Continued from page 1

And, remember, the health care industry accounts for roughly one-sixth of the entire U.S. economy.

The Fed’s ability to set interest rates certainly gives it enormous power. But imagine if the Fed could also issue rules determining the core design of one-sixth of all the products in America, from automobiles to houses.

In health care, that’s essentially what the NHB would do.

For millions of Americans, it would mean that a distant, unelected board - not their doctor or themselves - would ultimately determine what health care they could receive. These are literally life-or-death determinations.

To be sure, those with enough money could buy additional coverage or services beyond the board-determined package.

But for those without a fat wallet, the board’s decision would be final.

The board’s very independence from the people and their representatives - touted as its key benefit - is what is actually so alarming.

Some advocates respond to that concern by pointing to the track record of Britain’s National Institute for Health and Clinical Excellence, which researches effective treatments and determines which treatments will be funded by the National Health Service.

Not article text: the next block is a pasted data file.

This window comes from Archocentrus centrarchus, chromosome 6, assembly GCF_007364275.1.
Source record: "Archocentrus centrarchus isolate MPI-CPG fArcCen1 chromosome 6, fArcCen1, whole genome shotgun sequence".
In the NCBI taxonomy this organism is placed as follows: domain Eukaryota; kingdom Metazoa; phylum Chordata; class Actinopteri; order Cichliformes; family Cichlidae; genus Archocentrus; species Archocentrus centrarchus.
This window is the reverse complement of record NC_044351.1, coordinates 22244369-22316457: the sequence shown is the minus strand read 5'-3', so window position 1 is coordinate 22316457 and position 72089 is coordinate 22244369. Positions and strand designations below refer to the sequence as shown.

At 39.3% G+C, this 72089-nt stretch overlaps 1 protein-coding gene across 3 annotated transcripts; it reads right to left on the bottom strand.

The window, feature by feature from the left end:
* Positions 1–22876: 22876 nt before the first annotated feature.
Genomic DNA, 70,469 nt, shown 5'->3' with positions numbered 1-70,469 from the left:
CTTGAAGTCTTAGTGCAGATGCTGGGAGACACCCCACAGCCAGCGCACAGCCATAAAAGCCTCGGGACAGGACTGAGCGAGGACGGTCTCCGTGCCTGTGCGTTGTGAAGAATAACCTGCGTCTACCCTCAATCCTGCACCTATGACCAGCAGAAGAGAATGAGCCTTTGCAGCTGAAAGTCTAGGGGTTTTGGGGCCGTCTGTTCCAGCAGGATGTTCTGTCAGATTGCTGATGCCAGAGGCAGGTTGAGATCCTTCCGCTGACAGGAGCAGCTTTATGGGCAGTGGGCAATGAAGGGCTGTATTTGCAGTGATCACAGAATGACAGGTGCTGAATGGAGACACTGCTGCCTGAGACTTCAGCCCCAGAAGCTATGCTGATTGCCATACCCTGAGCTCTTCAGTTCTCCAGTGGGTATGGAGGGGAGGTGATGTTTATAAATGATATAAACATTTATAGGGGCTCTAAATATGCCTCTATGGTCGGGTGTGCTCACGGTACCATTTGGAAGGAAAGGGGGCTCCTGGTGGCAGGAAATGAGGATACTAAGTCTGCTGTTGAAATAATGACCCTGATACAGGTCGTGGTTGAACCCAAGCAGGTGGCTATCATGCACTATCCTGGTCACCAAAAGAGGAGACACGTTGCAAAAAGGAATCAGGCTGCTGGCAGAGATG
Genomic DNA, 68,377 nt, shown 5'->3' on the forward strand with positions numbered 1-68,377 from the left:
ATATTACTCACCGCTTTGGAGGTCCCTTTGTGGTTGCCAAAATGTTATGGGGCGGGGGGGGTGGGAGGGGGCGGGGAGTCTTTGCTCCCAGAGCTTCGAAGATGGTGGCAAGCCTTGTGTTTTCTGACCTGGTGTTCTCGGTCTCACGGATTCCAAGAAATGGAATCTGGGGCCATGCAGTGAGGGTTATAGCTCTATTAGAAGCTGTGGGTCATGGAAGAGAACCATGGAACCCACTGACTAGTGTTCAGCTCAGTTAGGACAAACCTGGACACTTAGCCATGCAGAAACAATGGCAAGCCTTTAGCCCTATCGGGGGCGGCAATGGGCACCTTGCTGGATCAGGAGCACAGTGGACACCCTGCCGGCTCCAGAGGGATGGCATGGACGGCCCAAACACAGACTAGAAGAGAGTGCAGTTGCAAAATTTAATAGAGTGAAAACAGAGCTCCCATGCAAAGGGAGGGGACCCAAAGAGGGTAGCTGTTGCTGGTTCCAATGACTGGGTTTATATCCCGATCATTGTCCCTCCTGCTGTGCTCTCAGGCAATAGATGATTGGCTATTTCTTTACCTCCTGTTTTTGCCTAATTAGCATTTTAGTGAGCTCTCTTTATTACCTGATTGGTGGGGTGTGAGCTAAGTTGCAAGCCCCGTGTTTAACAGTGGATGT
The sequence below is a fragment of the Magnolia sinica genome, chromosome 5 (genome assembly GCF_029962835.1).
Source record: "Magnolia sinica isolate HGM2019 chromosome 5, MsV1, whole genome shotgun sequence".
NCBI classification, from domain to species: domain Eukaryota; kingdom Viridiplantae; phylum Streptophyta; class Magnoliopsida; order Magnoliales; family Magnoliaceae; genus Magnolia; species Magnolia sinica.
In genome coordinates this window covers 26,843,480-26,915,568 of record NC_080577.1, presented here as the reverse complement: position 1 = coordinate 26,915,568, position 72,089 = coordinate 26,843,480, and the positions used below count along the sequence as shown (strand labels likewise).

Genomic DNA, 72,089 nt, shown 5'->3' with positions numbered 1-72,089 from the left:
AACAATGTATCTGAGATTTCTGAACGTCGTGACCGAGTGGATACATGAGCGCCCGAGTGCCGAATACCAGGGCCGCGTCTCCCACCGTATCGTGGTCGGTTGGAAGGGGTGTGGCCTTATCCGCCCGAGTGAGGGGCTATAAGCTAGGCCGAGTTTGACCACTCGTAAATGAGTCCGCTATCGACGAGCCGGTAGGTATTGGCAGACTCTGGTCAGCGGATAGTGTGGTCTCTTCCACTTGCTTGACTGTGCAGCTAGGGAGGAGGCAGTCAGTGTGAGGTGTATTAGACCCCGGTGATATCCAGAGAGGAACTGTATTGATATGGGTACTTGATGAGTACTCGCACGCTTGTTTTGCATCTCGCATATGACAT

But the Institute, known by its Orwellian acronym “NICE,” cannot override Parliament, which ultimately calls the shots in the NHS. By contrast, the health board would be beyond reach of Congress.

In reality, the extraordinary power exercised by an NHB would make it less like the Fed and more like a Supreme Court of Health. And that analogy exposes the faulty premise of board advocates.

Giving the board enormous powers and supposed independence won’t depoliticize its membership and work. On the contrary, every NHB nomination would produce a political firestorm similar to those triggered by a nomination to the Supreme Court.

Yes, critical decisions over people’s health should be free of interest-group pressure.

But to vest this decision-making in a board that is beyond the jurisdiction of Congress, and thus beyond the reach of ordinary Americans, is not the right answer.

A far better approach is to move critical health decision-making from Congress and give it to families and individuals themselves.

Stuart Butler is vice president for domestic policy issues for the Heritage Foundation (